Cassi Creek: Sunny, partly cloudy, 87 degrees at 1300
By their words you will know their war.
The armed forces have a work-related language peculiar to them. To further complicate situations, each war has a subsection of words, graffiti, and phrases all its own.
WWI gave us “No man’s land” for the area between the trenches.
WWII gave us “Island hopping” from the way the war in the PTO was conducted. “Kilroy was here” along with a paired graffiti emerged in the ETO.
Korea donated “Human wave Attacks” and “Mash Unit.”
VietNam spawned its own litany. I’ll note a few of them.
My sub section of the litany is determined by my assignment as a medic in an infantry unit.
From VietNam, we still recall today:
“Grunt.” – the infantry soldier
Search and destroy - Mission to eliminate a village later called “search and seizure” in an early effort at political correctness.
Zippo Squad – team assigned to light village structures chosen to be burned.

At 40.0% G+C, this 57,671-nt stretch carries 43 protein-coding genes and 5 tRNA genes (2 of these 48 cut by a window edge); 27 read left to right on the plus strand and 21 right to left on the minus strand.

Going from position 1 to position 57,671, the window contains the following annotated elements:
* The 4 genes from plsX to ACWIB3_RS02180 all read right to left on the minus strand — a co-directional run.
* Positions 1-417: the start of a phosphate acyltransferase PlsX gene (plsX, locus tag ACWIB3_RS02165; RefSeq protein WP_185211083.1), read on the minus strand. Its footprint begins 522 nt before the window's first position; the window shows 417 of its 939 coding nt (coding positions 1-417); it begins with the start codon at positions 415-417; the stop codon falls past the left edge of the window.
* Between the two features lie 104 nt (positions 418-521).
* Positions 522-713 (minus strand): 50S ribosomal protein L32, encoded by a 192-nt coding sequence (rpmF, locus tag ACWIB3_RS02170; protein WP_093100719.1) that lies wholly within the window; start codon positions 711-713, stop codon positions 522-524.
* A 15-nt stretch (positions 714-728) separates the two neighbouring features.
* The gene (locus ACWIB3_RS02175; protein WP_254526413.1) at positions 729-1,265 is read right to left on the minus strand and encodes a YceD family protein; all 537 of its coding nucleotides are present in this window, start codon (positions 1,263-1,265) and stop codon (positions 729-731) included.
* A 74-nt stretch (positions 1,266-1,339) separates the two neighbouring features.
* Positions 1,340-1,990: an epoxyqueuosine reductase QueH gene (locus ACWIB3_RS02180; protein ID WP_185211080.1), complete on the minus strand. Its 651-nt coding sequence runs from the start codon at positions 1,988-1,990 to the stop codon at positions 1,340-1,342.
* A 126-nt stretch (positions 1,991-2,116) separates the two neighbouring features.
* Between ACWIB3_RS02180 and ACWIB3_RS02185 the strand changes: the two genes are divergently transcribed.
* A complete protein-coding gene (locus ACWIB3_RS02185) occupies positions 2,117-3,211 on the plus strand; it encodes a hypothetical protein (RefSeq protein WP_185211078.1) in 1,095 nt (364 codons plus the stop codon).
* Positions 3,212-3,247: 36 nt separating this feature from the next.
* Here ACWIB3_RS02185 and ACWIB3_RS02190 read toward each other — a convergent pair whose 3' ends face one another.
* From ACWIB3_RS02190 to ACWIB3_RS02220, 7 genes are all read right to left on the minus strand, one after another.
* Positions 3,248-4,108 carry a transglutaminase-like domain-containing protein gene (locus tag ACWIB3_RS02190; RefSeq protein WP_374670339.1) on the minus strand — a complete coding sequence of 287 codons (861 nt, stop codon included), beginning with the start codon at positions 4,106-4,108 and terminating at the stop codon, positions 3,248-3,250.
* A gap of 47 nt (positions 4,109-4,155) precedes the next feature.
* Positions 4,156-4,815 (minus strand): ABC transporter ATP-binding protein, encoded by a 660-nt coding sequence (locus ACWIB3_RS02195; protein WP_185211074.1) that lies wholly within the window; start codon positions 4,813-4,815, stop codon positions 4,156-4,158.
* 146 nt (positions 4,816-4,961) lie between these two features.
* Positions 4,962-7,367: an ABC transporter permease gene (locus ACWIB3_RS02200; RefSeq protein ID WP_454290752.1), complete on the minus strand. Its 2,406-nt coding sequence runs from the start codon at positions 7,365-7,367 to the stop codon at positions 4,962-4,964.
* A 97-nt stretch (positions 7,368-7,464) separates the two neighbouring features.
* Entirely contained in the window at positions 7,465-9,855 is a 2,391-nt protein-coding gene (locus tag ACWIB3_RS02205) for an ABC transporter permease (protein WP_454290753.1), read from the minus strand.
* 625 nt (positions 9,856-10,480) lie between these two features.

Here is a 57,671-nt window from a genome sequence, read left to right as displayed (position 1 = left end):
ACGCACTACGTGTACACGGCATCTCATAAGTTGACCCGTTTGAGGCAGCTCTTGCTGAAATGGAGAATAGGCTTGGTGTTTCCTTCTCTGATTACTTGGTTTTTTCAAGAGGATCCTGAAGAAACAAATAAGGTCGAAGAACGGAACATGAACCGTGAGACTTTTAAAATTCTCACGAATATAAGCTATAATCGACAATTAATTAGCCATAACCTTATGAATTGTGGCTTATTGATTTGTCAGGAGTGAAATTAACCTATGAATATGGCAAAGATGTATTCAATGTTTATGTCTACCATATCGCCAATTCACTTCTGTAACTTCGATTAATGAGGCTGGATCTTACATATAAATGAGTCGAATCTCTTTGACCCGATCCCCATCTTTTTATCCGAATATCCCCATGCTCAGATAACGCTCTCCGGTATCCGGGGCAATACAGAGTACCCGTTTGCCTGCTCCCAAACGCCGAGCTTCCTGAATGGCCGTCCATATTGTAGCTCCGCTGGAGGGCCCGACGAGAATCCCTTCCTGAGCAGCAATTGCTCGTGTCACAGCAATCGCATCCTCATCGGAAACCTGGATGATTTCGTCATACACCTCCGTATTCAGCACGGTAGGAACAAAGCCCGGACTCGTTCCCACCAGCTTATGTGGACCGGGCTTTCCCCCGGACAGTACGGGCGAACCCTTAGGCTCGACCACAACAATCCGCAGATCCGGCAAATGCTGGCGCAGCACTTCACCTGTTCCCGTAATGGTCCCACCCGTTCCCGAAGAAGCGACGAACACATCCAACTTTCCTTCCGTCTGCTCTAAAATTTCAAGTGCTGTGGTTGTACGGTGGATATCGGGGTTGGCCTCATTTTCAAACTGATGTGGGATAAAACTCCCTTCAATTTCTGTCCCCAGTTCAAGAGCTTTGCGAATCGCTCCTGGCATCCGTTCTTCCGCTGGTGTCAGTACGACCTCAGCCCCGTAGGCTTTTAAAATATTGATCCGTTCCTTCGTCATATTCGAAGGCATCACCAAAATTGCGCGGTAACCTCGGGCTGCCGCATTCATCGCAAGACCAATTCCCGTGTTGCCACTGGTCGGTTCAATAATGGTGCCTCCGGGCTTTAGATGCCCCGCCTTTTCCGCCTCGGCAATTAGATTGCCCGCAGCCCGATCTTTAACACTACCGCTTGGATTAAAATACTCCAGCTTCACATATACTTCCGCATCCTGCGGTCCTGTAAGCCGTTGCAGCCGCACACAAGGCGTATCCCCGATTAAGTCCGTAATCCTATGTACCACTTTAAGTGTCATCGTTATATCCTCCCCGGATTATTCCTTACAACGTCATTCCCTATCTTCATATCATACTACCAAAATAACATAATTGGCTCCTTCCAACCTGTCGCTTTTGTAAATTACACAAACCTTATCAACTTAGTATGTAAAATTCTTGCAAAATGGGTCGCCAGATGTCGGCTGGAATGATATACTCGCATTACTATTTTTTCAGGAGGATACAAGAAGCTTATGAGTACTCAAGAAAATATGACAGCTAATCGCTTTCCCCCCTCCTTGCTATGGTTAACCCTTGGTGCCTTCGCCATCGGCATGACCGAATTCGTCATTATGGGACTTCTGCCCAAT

“Hump the boonies” – patrol outside the wire
“hump a ruck” carry a back pack in the bush.
P-38 – C-ration can opener – I still have mine.
“Dust Off.” - the use of helicopters to remove casualties from battles and transport them to the best available medical unit based upon triage and the capabilities of the medical units.
CA – Combat assault – insert troops by helicopter.
Hot LZ - landing zone taking fire
Hoist Mission – required a helicopter to hover while wounded were lifted to the ship by electric winch. The chopper and crew were exposed and subject to being shot at by enemy troops during the whole process.
DEROS – Date Estimate Return (from) OverseaS departure date
Short timer – soldier having only a few days left to serve in VietNam.
Various pidgin phrases entered the lexicon
“Bac si” Vietnamese for Dr. Used also for medics
Dinky Dau - crazy
Didi mau - leave immediately
“Number one – the best relic from Japanese American pidgin
Number ten – the worst relic from Japanese American pidgin
Souvenir -request for gifts or black market items by LIP’s
And when the weight of the war fell onto our shoulders and refused to let go, when the extraction birds were tasked to another purpose, leaving the troops stuck in the field with no resupply and no way to stay dry, warm, or safe, all we could say was:
Fuck it! Don’t mean nothing! Drive on!